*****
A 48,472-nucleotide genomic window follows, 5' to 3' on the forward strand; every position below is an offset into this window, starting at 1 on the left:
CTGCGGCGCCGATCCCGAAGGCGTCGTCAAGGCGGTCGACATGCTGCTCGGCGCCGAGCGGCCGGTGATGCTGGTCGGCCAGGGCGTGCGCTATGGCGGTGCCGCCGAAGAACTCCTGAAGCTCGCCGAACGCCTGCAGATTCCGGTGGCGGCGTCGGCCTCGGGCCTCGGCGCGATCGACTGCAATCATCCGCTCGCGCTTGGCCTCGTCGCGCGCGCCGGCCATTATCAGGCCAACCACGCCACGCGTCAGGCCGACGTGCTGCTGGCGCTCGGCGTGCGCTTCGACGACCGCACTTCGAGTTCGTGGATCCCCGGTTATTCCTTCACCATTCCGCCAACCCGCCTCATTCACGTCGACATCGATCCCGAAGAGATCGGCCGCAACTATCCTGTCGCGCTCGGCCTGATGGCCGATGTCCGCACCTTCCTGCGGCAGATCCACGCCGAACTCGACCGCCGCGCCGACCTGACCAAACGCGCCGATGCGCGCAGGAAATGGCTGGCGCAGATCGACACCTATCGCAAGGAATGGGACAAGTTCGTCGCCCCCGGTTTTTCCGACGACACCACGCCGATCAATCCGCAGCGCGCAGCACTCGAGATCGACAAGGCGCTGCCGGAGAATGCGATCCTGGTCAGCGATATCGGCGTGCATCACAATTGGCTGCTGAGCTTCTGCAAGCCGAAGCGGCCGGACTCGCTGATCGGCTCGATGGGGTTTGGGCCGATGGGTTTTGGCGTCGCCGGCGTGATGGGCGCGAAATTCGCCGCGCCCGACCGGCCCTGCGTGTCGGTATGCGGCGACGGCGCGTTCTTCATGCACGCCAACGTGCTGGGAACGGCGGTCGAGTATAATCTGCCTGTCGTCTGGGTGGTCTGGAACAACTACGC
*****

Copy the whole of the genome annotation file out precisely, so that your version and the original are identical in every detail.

A 48,472-nucleotide genomic window follows, 5' to 3' on the forward strand; every position below is an offset into this window, starting at 1 on the left:
CTGCGGCGCCGATCCCGAAGGCGTCGTCAAGGCGGTCGACATGCTGCTCGGCGCCGAGCGGCCGGTGATGCTGGTCGGCCAGGGCGTGCGCTATGGCGGTGCCGCCGAAGAACTCCTGAAGCTCGCCGAACGCCTGCAGATTCCGGTGGCGGCGTCGGCCTCGGGCCTCGGCGCGATCGACTGCAATCATCCGCTCGCGCTTGGCCTCGTCGCGCGCGCCGGCCATTATCAGGCCAACCACGCCACGCGTCAGGCCGACGTGCTGCTGGCGCTCGGCGTGCGCTTCGACGACCGCACTTCGAGTTCGTGGATCCCCGGTTATTCCTTCACCATTCCGCCAACCCGCCTCATTCACGTCGACATCGATCCCGAAGAGATCGGCCGCAACTATCCTGTCGCGCTCGGCCTGATGGCCGATGTCCGCACCTTCCTGCGGCAGATCCACGCCGAACTCGACCGCCGCGCCGACCTGACCAAACGCGCCGATGCGCGCAGGAAATGGCTGGCGCAGATCGACACCTATCGCAAGGAATGGGACAAGTTCGTCGCCCCCGGTTTTTCCGACGACACCACGCCGATCAATCCGCAGCGCGCAGCACTCGAGATCGACAAGGCGCTGCCGGAGAATGCGATCCTGGTCAGCGATATCGGCGTGCATCACAATTGGCTGCTGAGCTTCTGCAAGCCGAAGCGGCCGGACTCGCTGATCGGCTCGATGGGGTTTGGGCCGATGGGTTTTGGCGTCGCCGGCGTGATGGGCGCGAAATTCGCCGCGCCCGACCGGCCCTGCGTGTCGGTATGCGGCGACGGCGCGTTCTTCATGCACGCCAACGTGCTGGGAACGGCGGTCGAGTATAATCTGCCTGTCGTCTGGGTGGTCTGGAACAACTACGC